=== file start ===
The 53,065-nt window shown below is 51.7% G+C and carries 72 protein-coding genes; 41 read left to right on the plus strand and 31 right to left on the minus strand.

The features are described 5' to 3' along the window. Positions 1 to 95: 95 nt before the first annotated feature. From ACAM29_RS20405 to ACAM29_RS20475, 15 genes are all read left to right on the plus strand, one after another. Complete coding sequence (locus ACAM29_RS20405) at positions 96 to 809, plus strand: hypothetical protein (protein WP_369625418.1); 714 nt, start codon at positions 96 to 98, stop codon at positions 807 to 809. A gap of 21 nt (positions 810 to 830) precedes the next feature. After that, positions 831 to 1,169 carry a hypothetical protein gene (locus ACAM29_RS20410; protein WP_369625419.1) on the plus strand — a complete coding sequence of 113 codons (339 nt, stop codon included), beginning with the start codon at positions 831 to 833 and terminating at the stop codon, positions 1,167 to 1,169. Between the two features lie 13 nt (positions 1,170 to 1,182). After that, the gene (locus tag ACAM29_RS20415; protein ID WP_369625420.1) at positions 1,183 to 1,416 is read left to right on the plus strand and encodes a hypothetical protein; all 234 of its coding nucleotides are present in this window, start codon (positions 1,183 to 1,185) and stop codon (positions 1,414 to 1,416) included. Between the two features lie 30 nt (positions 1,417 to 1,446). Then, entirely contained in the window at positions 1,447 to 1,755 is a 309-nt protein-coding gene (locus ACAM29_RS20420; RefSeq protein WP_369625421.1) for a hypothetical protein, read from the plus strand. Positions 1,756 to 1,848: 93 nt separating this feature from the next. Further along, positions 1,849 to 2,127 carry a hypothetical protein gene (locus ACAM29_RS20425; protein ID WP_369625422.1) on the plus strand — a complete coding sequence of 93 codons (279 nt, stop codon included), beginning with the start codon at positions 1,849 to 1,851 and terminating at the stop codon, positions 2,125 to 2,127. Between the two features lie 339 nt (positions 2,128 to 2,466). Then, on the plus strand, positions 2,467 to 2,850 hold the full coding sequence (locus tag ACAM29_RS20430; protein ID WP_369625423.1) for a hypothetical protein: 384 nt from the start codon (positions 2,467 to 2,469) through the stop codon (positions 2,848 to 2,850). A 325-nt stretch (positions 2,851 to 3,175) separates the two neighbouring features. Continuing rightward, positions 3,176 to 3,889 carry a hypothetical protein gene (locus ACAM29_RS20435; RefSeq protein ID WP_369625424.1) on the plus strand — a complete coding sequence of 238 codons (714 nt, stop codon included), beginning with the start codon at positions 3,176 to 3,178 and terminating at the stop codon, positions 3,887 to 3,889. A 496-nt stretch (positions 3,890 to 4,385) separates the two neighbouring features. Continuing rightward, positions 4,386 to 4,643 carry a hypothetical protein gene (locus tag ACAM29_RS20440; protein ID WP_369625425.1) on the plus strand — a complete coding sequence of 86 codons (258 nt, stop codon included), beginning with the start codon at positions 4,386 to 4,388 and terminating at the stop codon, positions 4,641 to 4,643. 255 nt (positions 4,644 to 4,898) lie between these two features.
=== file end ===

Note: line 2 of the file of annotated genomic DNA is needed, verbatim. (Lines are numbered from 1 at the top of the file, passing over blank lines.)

The features are described 5' to 3' along the window. Positions 1 to 95: 95 nt before the first annotated feature. From ACAM29_RS20405 to ACAM29_RS20475, 15 genes are all read left to right on the plus strand, one after another. Complete coding sequence (locus ACAM29_RS20405) at positions 96 to 809, plus strand: hypothetical protein (protein WP_369625418.1); 714 nt, start codon at positions 96 to 98, stop codon at positions 807 to 809. A gap of 21 nt (positions 810 to 830) precedes the next feature. After that, positions 831 to 1,169 carry a hypothetical protein gene (locus ACAM29_RS20410; protein WP_369625419.1) on the plus strand — a complete coding sequence of 113 codons (339 nt, stop codon included), beginning with the start codon at positions 831 to 833 and terminating at the stop codon, positions 1,167 to 1,169. Between the two features lie 13 nt (positions 1,170 to 1,182). After that, the gene (locus tag ACAM29_RS20415; protein ID WP_369625420.1) at positions 1,183 to 1,416 is read left to right on the plus strand and encodes a hypothetical protein; all 234 of its coding nucleotides are present in this window, start codon (positions 1,183 to 1,185) and stop codon (positions 1,414 to 1,416) included. Between the two features lie 30 nt (positions 1,417 to 1,446). Then, entirely contained in the window at positions 1,447 to 1,755 is a 309-nt protein-coding gene (locus ACAM29_RS20420; RefSeq protein WP_369625421.1) for a hypothetical protein, read from the plus strand. Positions 1,756 to 1,848: 93 nt separating this feature from the next. Further along, positions 1,849 to 2,127 carry a hypothetical protein gene (locus ACAM29_RS20425; protein ID WP_369625422.1) on the plus strand — a complete coding sequence of 93 codons (279 nt, stop codon included), beginning with the start codon at positions 1,849 to 1,851 and terminating at the stop codon, positions 2,125 to 2,127. Between the two features lie 339 nt (positions 2,128 to 2,466). Then, on the plus strand, positions 2,467 to 2,850 hold the full coding sequence (locus tag ACAM29_RS20430; protein ID WP_369625423.1) for a hypothetical protein: 384 nt from the start codon (positions 2,467 to 2,469) through the stop codon (positions 2,848 to 2,850). A 325-nt stretch (positions 2,851 to 3,175) separates the two neighbouring features. Continuing rightward, positions 3,176 to 3,889 carry a hypothetical protein gene (locus ACAM29_RS20435; RefSeq protein ID WP_369625424.1) on the plus strand — a complete coding sequence of 238 codons (714 nt, stop codon included), beginning with the start codon at positions 3,176 to 3,178 and terminating at the stop codon, positions 3,887 to 3,889. A 496-nt stretch (positions 3,890 to 4,385) separates the two neighbouring features. Continuing rightward, positions 4,386 to 4,643 carry a hypothetical protein gene (locus tag ACAM29_RS20440; protein ID WP_369625425.1) on the plus strand — a complete coding sequence of 86 codons (258 nt, stop codon included), beginning with the start codon at positions 4,386 to 4,388 and terminating at the stop codon, positions 4,641 to 4,643. 255 nt (positions 4,644 to 4,898) lie between these two features.